It seems unlikely that dreamy, bookish Coleridge would have fared well as the architect of a new society, and doubtful whether his ambition in this line was much more than regular youthful precociousness amplified by genius. Regardless, with his pantisocratic sky castle in ruins, the young reformer would divert much of his attention from altering the structure of people’s lives to the arrangement of their words and their souls.
If Coleridge’s neurosis has been called an impediment to his writing, I would argue it gives his poems an embattled humanity.
In 1795, Coleridge met William Wordsworth. It is thrilling to write that short sentence, since it represents a sea change in world literature. Neither man, for all his burning creativity, could have invented the other. Wordsworth’s poetic genius, like Milton’s, was insuperable; he could absorb anything and make it wholly his own, stamping even nothingness itself with his own likeness. Coleridge’s brilliance, more like Shakespeare’s, was that of a man absorbed by everything, and by language most of all. (Possibly this explains why Wordsworth had little aptitude for literary criticism, whereas Coleridge produced new theories of organic unity and imagination, thereby permanently deepening our relationship with Hamlet and other world treasures.)
None of the other major Romantic poets—Wordsworth, Blake, Shelley, Byron—lacked for confidence. But if Coleridge’s neurosis has been called an impediment to his writing, I would argue it gives his poems an embattled humanity that his literary peers could not access. Sometimes the specter of failure is almost his friend, “Kubla Khan” being the prime example. In a prefatory paragraph, Coleridge explains that he recently retired to a farmhouse near Porlock to recover from a bout of ill health. There he took “an anodyne” (laudanum, or opium dissolved in alcohol, once prescribed medicinally) and fell asleep for about three hours, composing between 200 and 300 lines of a new poem in his dreams. Things went downhill from there.
On awaking he appeared to himself to have a distinct recollection of the whole, and taking his pen, ink, and paper, instantly and eagerly wrote down the lines that are here preserved. At this moment he was unfortunately called out by a person on business from Porlock, and detained by him above an hour, and on his return to his room, found, to his no small surprise and mortification, that though he still retained some vague and dim recollection of the general purport of the vision, yet, with the exception of some eight or ten scattered lines and images, all the rest had passed away like the images on the surface of a stream into which a stone has been cast, but, alas! without the after restoration of the latter!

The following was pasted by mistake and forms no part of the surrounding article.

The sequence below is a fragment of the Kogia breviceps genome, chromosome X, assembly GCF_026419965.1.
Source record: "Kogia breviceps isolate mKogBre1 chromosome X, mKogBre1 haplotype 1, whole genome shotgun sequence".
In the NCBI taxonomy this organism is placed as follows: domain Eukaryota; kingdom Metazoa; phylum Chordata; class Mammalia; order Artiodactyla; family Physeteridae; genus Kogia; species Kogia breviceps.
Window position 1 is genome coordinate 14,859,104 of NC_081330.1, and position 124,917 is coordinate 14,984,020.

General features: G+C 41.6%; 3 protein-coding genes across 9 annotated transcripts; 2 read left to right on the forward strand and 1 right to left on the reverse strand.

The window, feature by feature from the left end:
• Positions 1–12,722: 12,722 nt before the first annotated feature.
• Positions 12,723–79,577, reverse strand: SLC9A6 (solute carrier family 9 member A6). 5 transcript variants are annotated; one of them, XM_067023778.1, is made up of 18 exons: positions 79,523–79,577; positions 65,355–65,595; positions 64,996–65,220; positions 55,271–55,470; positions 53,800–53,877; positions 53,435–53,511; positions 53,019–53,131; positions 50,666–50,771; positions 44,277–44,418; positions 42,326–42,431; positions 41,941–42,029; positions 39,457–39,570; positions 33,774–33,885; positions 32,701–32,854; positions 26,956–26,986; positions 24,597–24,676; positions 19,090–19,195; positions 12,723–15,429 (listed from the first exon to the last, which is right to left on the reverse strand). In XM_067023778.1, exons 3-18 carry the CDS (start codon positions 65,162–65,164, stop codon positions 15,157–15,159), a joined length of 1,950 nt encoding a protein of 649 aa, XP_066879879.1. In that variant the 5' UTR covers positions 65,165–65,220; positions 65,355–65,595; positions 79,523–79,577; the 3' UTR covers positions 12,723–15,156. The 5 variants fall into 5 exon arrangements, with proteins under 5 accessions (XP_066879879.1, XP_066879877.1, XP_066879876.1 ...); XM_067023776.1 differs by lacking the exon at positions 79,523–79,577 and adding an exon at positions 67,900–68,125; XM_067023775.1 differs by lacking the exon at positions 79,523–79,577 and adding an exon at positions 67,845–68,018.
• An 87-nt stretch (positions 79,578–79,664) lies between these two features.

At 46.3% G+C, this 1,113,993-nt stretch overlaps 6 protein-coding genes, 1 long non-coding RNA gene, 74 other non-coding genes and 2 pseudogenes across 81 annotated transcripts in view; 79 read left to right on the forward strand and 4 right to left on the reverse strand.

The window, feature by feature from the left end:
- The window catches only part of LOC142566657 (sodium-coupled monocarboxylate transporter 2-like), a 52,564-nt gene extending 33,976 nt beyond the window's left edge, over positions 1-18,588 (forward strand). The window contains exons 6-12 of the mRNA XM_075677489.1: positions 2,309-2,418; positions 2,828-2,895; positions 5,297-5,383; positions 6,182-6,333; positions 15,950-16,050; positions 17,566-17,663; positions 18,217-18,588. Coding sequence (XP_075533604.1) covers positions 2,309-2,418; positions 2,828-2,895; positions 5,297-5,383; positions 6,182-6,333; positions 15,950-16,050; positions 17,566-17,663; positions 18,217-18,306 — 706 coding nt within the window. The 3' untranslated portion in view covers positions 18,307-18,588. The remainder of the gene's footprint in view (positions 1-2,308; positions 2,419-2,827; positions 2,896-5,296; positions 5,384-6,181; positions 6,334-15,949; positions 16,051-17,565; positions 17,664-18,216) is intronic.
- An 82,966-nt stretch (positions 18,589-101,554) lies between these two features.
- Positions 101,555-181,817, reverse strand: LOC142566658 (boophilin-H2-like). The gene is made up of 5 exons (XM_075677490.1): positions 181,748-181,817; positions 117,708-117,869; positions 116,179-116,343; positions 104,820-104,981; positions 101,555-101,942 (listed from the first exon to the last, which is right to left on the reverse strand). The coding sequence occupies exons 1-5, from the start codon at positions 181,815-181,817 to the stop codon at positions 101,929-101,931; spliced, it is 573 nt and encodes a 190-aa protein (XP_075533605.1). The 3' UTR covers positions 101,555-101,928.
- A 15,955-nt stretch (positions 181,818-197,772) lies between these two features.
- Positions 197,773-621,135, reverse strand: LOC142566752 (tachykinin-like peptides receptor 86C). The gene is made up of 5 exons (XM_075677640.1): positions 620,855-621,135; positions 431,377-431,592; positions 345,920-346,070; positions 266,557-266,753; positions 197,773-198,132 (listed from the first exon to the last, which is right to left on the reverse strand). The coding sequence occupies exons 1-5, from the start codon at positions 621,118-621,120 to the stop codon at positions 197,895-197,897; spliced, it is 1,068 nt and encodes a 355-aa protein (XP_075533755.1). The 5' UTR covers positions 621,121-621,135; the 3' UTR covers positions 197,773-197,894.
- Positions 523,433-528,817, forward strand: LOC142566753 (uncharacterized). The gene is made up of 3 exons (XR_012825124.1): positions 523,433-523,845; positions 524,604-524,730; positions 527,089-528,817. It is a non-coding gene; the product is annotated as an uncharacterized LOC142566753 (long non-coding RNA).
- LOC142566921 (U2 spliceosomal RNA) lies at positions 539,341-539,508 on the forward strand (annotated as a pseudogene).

Generations of readers mesmerized by Coleridge’s poem have cursed this uninvited person from Porlock for spoiling it—but this man may never have existed, except as Coleridge’s symbol of the restrictive mortal coil. Like Caliban, the speaker of “Kubla Khan” wakes to a desperate yearning for more dreams and would take his waking slower if he could. For Coleridge, the vision of another world does not resolve, but dissolves—in the clamor of a knock at the door, the bustle of busy companies of men, the pressures of an imminently industrializing society. Nothing born of this increasingly crowded and grubby world can fully contain the bliss that lies behind it.
Smiling its Gioconda smile at frustrated readers, “Kubla Khan” would suggest that failure, far from dampening Coleridge’s most visionary projects, makes them visionary in the first place. The aspiration after unattainable other worlds cannot by definition end otherwise than unsuccessfully, and nothing consolidates one’s belief in the existence of paradise like the agony of having just missed it. In this sense at least, nothing succeeds like failure.
But failure, however noble or aspirational, still hurts. It hurt Coleridge’s relationships, his finances, his sanity. His desire to make good as an artist and intellectual was anything but ironic; he wanted to stand shoulder to shoulder with the best and most prolific thinkers of his era. And the more he labored and thrashed to escape his growing reputation as unreliable, uncommitted, or both, the more deeply he sank into ruin.
By the turn of the century, friends thought he’d sunk as far as one could. Laudanum wasn’t just a literary device for Coleridge; he had been taking it for years to relieve ailments from childhood, and, from around 1801, as rheumatism crept over him, his dependence on the drug intensified. An 1806 trip to Malta intended to help him get clean only made things worse. Eventually, his addiction cost him Wordsworth’s friendship, estranged him from his wife, and, as the poem “Dejection: An Ode” shows, ravaged his peace of mind.